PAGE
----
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Fruit trees, native trees and shrubs including willow, poplar, maple and alder.
Buds - Large areas chewed from buds, petals and flower parts.
Leaves - Large areas chewed from leaves before bloom; severe infestations can almost defoliate trees.
Fruit - Holes in small fruit resulting in small russeted scars in mature fruit.
Larva - Yellowish-green to dark green with light to dark brown head; larger larva with cream to white lateral stripes and moves with looping motion (Fig. 1).
|Figure 1. Bruce spanworm larva. (H. Philip)|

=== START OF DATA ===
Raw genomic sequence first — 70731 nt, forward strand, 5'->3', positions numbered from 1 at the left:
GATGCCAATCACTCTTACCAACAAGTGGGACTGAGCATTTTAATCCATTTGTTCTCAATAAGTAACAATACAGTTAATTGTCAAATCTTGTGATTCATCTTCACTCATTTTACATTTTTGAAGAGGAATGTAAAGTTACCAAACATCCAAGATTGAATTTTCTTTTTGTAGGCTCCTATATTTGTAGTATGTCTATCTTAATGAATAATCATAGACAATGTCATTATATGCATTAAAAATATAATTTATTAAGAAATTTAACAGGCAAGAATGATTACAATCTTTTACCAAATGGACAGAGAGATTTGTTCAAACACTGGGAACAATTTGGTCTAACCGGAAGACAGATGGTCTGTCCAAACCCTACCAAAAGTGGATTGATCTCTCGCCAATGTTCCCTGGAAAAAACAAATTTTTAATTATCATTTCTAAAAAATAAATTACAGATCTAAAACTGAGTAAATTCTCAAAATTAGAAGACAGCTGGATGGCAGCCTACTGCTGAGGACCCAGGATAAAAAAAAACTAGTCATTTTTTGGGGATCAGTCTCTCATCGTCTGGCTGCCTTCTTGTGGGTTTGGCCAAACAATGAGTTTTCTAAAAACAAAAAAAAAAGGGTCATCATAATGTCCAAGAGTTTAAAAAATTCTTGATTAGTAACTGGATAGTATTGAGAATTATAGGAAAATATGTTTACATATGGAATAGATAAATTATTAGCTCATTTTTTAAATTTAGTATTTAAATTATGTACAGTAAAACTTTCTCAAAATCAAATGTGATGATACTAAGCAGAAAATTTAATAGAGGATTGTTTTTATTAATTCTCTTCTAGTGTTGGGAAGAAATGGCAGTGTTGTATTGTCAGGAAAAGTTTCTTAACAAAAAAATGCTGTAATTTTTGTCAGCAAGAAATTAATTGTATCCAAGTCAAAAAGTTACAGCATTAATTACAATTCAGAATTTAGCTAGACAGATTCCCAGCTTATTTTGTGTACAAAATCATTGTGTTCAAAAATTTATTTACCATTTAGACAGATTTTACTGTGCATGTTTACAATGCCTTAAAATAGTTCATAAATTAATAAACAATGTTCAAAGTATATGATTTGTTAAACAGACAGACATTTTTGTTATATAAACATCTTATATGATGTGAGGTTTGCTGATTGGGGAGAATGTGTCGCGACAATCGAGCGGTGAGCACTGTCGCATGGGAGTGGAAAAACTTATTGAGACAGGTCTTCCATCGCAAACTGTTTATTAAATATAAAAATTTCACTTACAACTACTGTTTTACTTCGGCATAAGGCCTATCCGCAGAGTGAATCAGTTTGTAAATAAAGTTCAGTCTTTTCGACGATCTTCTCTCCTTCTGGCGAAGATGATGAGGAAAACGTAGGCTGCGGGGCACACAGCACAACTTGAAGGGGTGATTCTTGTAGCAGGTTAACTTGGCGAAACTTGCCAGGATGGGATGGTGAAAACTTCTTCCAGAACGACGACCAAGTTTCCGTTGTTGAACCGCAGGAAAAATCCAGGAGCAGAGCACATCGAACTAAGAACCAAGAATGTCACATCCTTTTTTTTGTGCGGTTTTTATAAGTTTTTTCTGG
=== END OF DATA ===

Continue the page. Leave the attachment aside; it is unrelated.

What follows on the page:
Adult - Wingless female; male moth with thin, semitransparent wings banded with brown and gray.
Bruce spanworm overwinters as eggs laid singly on twigs. The eggs hatch near the green tip stage of apple. Most larvae mature and drop to the ground by petal-fall. Larvae remain in the soil until pupation in the fall. Adults appear in October and November. Wingless females crawl up the tree, mate and lay overwintering eggs.
Examine fruit bud and blossom clusters for larvae and feeding damage. Limb taps can also detect larvae.
Heavy infestations require a spray at the pink bud stage. Unfortunately there are no currently products registered for pre-bloom application against this pest . Petal fall sprays for leafrollers and bud moth will also control any spanworm present.